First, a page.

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John F. O'Hara

John F. O'Hara
731 W Skippack Pike  Blue Bell  PA 19422
Phone:  610-277-4060
Office:  215-643-3200
Cell:  267-481-1786
Fax:  267-354-6973

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Spring Clean Your Finances in 5 Steps

March 28, 2016 1:48 am

Spring may be the “season of clean” at home, but it’s also an ideal time to organize your finances and commit to long-term financial stability, says Corey Carlisle, executive director of the American Bankers Association (ABA) Foundation.

“The arrival of spring motivates people to renew their surroundings, and what better way to focus that momentum than to check off everything on your financial to-do list?” asks Carlisle.

To go out with the old, in with the savings, Carlisle and the ABA recommend to:

1. Evaluate and pay down debt. Take a look at how much you owe and what you are paying in interest. If there are better rates available now, consider requesting a lower credit card interest rate or refinancing your mortgage. Begin paying off existing debt, whether that’s by chipping away at loans with the highest interest rates or eliminating smaller debt first. 

2. Review your budget. A lot can change in a year. If you’ve been promoted, had a child or became a new homeowner or renter, be sure to update your budget. Determine what expenses demand the most money and identify areas where you can realistically cut back. Develop a strategy for spending and saving and stick to it.   

3. Check your credit report. Every year, you are guaranteed one free credit report from each of the three bureaus. Take advantage of these free reports and check them for any possible errors. Mistakes can drag down your score and prevent you from getting a loan, or cause you to pay a higher than necessary interest rate.  

4. Sign up for e-statements, paperless billing and text alerts. Converting to paperless billing will help keep your house—physical and financial—more clean and organized, and will help protect you from fraud.

5. Set up automatic bill pay. By signing up for automatic bill pay, you’ll never have to worry about a missed payment impacting your credit score. You can set it so that money is withdrawn from your checking account on the same day each month.

“Taking stock of your finances and planting the seeds of new saving habits today will go a long way toward alleviating pressures on your pocket throughout the year,” concludes Carlisle.

Source: ABA

Published with permission from RISMedia.


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A Step-by-Step Guide to Green-Building a Deck

March 28, 2016 1:48 am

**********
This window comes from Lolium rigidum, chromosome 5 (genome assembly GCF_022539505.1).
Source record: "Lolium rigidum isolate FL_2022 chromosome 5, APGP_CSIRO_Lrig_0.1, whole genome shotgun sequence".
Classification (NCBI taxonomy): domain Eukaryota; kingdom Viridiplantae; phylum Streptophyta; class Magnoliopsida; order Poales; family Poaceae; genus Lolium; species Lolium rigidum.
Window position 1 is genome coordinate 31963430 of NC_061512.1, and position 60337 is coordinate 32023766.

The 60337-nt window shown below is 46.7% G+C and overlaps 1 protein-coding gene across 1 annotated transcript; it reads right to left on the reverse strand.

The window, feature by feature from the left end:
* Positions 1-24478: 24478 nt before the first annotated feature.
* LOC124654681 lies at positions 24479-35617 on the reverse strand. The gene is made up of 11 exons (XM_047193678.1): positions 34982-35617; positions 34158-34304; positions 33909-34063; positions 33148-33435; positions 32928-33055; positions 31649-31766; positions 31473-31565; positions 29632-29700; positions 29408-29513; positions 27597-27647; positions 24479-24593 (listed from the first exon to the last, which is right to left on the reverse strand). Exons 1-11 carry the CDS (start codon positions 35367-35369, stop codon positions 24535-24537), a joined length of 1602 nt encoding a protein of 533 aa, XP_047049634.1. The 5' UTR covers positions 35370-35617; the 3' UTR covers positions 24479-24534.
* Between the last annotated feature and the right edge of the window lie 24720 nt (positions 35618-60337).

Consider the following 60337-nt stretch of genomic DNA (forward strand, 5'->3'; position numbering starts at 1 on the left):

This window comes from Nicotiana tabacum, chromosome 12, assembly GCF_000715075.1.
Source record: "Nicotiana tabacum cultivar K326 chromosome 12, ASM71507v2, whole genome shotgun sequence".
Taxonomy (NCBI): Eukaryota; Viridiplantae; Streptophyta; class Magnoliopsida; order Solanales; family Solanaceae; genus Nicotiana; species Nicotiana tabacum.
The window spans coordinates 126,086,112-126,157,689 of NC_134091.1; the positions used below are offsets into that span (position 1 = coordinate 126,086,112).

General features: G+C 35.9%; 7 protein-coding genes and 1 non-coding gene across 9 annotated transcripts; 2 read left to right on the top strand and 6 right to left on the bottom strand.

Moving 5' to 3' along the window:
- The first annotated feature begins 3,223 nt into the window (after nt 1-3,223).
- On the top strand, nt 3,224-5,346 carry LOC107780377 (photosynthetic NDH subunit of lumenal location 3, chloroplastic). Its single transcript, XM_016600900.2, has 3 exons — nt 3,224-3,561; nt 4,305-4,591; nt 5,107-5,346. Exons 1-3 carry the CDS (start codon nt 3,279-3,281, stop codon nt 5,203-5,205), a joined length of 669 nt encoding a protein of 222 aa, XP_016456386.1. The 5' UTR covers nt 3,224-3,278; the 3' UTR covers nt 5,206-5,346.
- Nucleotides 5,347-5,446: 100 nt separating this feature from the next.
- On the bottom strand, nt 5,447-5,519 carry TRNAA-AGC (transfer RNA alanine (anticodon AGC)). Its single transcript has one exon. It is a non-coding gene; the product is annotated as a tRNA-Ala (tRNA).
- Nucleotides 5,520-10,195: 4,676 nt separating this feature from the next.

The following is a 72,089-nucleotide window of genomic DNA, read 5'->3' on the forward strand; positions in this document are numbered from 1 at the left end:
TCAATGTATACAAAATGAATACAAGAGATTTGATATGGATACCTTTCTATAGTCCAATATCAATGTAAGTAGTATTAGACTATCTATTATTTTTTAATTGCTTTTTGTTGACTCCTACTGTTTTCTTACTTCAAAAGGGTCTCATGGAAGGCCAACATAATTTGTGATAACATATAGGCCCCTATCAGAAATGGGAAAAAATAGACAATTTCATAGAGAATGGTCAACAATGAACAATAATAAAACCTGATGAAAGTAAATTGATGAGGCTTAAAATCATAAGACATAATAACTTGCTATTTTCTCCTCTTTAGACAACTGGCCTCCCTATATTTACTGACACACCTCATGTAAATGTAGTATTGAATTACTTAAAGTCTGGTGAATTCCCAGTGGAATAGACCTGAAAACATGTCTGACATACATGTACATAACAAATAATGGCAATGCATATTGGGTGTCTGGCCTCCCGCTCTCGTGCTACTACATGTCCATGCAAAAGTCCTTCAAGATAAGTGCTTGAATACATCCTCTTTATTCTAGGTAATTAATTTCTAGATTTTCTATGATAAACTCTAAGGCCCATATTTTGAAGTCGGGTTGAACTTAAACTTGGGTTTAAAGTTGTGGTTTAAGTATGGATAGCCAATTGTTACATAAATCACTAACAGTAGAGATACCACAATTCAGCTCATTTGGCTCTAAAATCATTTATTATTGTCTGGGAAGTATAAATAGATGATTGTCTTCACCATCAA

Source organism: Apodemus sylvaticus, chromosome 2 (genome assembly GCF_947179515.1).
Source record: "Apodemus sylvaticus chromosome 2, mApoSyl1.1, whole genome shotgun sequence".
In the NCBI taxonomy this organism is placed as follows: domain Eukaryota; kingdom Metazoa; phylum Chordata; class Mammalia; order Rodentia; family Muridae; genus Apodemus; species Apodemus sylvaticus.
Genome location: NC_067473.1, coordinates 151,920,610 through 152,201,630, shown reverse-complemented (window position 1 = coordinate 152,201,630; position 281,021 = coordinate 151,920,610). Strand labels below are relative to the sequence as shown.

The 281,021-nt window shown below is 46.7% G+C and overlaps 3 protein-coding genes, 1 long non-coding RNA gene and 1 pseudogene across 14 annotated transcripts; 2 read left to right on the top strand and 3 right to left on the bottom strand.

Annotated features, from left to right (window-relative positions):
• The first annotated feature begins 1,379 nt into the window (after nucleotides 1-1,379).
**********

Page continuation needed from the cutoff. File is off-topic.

(BPT)—There are plenty of ways to go green at home—but one of the most impactful methods is outside: green-building a deck.

Whether you plan to install new or refurbish an existing structure, utilizing sustainable materials (and conducting eco-friendly maintenance after the fact) can green your deck, ensuring long-term enjoyment for the members of your household.

To begin green-building your deck, consider your board options. Generally, there are two types of boarding: wood and composite. Wood is a renewable resource; more trees can grow to replace the ones harvested for boards, and when your deck's usable life ends, you can recycle the wood it was made of.

However, pressure-treated lumber is not recyclable. While the preservatives it's treated with make it last longer than many types of untreated wood, it's less eco-friendly in the long run because it must be disposed of, instead of reused. If you prefer a wood deck, look for naturally weather- and pest-resistant wood varieties, like California red wood, western red cedar or ipe.

Composite boards are green, as well, in that many are made from recycled materials, such as reused plastic and reclaimed or recycled wood. Composites tend to last longer than wood, and require no special treatment like staining or sealing. Their longevity can make them a greener choice—but they can't be recycled.

Wood and composites are also commonly used for railings, but they may not be the most environmentally-friendly option, given the railings’ greater exposure to the elements. Stainless steel cable railing is 100 percent recyclable, and can offer un-obscured views.

If you choose to construct your deck of composites—and add a stainless steel railing—it will require little maintenance. Stainless steel is inherently weather-resistant.

If you opt to build your deck with wood, some types will require regular sealing and staining. Rot- and pest-resistant woods may not need to be sealed, but will weather to a silver-gray color unless you stain them every year.

Bear in mind many stains contain a blend of agents meant to inhibit the growth of fungus or deter pest infestations, and may also contain volatile organic compounds (VOCs). Look for stains and sealers that rely on natural ingredients, such as hemp oil, beeswax, carnauba wax and water.

Source: The Cable Connection

Published with permission from RISMedia.


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